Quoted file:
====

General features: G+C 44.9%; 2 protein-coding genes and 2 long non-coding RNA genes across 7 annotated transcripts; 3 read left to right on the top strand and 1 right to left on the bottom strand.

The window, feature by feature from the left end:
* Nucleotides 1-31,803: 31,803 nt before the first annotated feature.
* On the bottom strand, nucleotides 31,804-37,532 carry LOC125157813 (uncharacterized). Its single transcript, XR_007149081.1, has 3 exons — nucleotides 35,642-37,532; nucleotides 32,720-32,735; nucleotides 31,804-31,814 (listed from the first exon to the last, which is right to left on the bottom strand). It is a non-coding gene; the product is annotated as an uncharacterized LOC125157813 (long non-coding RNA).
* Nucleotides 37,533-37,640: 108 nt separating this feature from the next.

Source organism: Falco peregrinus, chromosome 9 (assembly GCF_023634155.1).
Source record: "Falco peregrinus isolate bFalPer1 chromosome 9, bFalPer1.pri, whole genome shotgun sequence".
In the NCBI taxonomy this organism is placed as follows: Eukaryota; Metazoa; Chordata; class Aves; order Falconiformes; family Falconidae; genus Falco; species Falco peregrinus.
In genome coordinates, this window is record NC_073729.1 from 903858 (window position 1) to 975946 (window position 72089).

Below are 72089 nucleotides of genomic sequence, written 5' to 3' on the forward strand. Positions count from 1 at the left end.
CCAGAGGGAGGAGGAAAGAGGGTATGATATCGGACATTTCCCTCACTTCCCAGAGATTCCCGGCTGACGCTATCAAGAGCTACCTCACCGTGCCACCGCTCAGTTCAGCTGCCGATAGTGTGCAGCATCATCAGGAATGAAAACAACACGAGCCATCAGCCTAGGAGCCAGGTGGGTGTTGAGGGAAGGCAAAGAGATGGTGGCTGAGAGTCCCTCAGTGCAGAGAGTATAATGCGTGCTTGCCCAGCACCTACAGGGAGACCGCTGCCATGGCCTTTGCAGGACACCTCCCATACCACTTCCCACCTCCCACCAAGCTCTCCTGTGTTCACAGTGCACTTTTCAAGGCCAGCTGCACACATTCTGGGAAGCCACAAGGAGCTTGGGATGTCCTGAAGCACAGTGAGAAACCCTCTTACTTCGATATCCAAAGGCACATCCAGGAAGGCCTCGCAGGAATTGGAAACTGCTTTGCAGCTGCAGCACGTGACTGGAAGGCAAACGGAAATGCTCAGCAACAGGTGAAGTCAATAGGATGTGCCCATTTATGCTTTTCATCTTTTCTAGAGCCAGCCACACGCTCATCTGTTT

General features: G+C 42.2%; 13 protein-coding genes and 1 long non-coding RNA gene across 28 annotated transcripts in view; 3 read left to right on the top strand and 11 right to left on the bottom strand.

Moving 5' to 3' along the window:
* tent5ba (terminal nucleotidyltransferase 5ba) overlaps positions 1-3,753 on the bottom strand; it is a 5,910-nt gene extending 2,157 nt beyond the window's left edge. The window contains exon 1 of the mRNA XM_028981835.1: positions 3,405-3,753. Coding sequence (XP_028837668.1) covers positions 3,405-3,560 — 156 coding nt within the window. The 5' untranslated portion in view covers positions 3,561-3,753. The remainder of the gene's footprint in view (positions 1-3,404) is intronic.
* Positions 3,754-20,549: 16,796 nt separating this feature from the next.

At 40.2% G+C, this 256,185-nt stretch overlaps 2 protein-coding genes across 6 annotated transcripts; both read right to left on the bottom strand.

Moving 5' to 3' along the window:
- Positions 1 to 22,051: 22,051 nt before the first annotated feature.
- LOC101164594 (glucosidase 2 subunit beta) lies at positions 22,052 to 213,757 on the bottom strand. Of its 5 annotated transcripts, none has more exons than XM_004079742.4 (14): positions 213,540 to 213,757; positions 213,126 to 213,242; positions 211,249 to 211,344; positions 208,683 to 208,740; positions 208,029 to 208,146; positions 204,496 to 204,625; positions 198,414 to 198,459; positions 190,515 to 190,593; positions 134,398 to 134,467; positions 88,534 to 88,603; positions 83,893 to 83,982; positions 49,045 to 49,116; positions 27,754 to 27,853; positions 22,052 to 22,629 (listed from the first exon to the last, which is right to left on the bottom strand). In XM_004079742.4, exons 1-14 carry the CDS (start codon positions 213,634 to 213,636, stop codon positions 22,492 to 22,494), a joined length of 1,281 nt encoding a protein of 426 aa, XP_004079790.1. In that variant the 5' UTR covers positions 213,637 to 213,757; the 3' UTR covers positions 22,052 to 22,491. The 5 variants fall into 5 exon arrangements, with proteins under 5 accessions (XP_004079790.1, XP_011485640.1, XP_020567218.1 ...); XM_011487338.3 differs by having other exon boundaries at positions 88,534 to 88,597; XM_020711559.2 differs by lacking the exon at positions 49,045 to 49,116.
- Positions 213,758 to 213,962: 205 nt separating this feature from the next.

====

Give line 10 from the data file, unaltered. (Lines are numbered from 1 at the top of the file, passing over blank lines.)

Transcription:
Below are 72089 nucleotides of genomic sequence, written 5' to 3' on the forward strand. Positions count from 1 at the left end.